Lilah was about eight months old and essentially abandoned to the neonatal intensive care unit of the hospital where she was born, and where I trained. She had been born extremely prematurely to a mother lost to addiction and never heard from again. She had just about every complication of prematurity. Her face was round and shiny with wide open eyes that didn’t see, so she made blind, uncoordinated swipes at the faces of whoever had time to hold her. She was fairly tethered to her crib and her machines; she breathed through a tracheostomy tube attached to a ventilator and fed through a gastric tube, so lifting her and rocking her was not a simple matter. But people came to hold her and rock her: experienced volunteers, nurses on break, and, occasionally, rarely, residents like me, late in the night shift.
That’s not her name. But I thought of her for the first time in a long time this weekend, the image of her triggered by a conversation with friends. I realized it has been almost fifteen years since I met Lilah. I didn’t know much about her then- who had named her? What was her legal status, how likely was it that she would ever know a home? And I know even less now- what happened to her? Does anyone else remember her?
Residency training was the hardest thing I have ever completed. I will not even for one second pretend that it was hard because I was doing noble work, studying and caring about people, blah blah. I had been a fresh and idealistic gunner medical student, and I wandered blithely into this war zone of a situation called residency. It was “student” to “provider” overnight. Illness and crisis and logistical urban nightmare, and suddenly I was supposed to know what I was doing, and I didn’t, and people suffered. My temperament and constitution did not hold up well under the four years of relentless physical demand, impossible intellectual tasks and emotional stress. It was a brutal regime to be just survived. I survived quite poorly, fueled by grit and alcohol. We took “liver rounds” to a higher level. I fled the place as often as I could. I don’t think I opened a medical journal for the whole damn time.
I made very few connections during those years. I know I was as miserable to be around as I felt. But one rotation, I worked with an intern, another young woman who, like me, was feeling overwhelmed. We were working at a small-town hospital, in the adult intensive care unit. One night, we were witness to a horrible death in the emergency room. We had been part of the “code team” working on the patient, a young woman who died unnecessarily, of postoperative complications. The death was awful enough, but the explosive response of her family upon hearing the news was worse. Violence broke. Chairs were thrown, people screamed, a security guard told us to leave the area.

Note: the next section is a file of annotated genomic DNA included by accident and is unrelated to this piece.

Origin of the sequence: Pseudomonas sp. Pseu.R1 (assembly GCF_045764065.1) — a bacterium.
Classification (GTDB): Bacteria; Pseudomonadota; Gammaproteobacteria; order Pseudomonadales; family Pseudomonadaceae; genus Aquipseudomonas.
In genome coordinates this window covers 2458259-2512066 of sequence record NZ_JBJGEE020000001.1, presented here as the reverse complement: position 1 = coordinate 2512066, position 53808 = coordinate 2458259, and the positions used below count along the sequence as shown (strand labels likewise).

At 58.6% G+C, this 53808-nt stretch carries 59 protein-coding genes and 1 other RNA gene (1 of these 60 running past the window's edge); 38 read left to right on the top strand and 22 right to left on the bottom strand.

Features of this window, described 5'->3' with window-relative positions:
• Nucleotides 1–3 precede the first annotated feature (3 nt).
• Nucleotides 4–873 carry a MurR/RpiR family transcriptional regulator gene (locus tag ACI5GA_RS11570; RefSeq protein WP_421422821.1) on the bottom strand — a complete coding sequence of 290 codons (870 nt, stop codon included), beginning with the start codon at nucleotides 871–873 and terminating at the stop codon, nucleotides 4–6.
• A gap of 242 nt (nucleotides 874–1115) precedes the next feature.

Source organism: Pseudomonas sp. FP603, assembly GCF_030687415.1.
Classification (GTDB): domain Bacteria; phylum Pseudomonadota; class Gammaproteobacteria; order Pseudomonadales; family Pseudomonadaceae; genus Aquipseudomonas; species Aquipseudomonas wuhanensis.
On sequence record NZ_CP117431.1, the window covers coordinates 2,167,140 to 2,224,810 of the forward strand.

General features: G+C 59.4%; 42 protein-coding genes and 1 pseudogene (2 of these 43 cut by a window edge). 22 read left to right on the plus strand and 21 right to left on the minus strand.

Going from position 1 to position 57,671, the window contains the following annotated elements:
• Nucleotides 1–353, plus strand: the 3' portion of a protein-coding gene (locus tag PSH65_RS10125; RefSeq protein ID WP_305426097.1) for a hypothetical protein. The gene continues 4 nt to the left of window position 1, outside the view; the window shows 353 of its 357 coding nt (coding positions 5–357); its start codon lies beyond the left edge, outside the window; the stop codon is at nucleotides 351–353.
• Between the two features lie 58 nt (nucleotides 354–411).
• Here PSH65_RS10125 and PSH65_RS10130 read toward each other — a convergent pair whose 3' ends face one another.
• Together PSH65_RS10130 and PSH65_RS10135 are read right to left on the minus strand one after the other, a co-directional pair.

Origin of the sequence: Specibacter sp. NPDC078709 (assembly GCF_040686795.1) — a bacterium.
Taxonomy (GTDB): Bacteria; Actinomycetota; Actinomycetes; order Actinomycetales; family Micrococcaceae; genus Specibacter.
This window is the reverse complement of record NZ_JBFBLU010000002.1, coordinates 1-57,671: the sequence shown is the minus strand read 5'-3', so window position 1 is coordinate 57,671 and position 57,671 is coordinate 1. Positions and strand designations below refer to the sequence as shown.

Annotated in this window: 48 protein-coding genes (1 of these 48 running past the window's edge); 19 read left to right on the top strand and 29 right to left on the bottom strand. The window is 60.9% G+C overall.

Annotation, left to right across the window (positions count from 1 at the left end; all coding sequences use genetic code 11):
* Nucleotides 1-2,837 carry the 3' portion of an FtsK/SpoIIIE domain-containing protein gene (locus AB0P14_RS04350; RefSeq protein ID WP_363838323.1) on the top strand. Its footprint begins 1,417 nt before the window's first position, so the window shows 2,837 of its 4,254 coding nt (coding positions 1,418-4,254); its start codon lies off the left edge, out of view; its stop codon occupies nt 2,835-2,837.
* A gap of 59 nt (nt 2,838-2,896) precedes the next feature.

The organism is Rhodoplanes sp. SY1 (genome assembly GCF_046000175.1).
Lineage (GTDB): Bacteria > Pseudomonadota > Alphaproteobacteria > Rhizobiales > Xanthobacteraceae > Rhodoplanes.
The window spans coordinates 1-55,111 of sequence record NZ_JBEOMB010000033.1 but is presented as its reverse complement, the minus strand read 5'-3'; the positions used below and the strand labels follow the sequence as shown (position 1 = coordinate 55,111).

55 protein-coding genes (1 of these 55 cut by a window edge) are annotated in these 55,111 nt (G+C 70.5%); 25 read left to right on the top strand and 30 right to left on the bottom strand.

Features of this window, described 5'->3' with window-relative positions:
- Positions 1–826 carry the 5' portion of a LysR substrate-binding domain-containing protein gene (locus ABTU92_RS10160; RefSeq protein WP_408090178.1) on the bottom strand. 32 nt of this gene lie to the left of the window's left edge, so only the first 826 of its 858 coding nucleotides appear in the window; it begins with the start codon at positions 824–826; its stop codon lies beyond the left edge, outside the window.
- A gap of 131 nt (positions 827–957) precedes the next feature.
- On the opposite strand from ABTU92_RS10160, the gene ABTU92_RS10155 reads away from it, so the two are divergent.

We fled up a stairwell and instinctively, just kept walking past the ICU. I think she said something like, I just can’t go back in there yet. And I said, Me neither. One of us had the idea, and so, we kept walking, right up to labor and delivery, to the nursery.
There were a couple of nurses in there, with a small batch of fresh babies. We stood at the glass. I tapped, smiling: Please, we just wanted to see the babies, if we can? and she added, It’s been a rough, rough night in the emergency room, Us both smiling sweetly, thinking, Please, let us see something good, let us be a part of something good.
The nurses were a bit startled, but nice: We heard the code called down there. I think they asked us if we’d like to hold a baby, and we said no, better from this side of the glass, all those horrible germs in the ICU and ER. And so they showed us each baby, lifting them to the glass, cuddled burrito-style, with a small blurb about each one, like, Jessie’s parents barely made it here! One push in triage and here he is! and we cooed and aaahed and chatted until we were paged from the ICU more than a few times.
That was so many years ago, and it can all come back, the sting of almost-tears when I asked, begged, Please, we just wanted to see the babies… my voice cracked just slightly as I realized I was close to breaking down and desperate not to.
Heat rises in my face at the remembered injustices of training. Not being taught and then expected to know. Left to sink or swim, and the patients along with us. Not anyone’s fault, really; but rather the antiquated system. Our teachers were floundering too. And, I know I was personally ill-equipped to handle the whole thing.
I survived, and now, I am so, so grateful to have these little babies to see at the end of a long workday.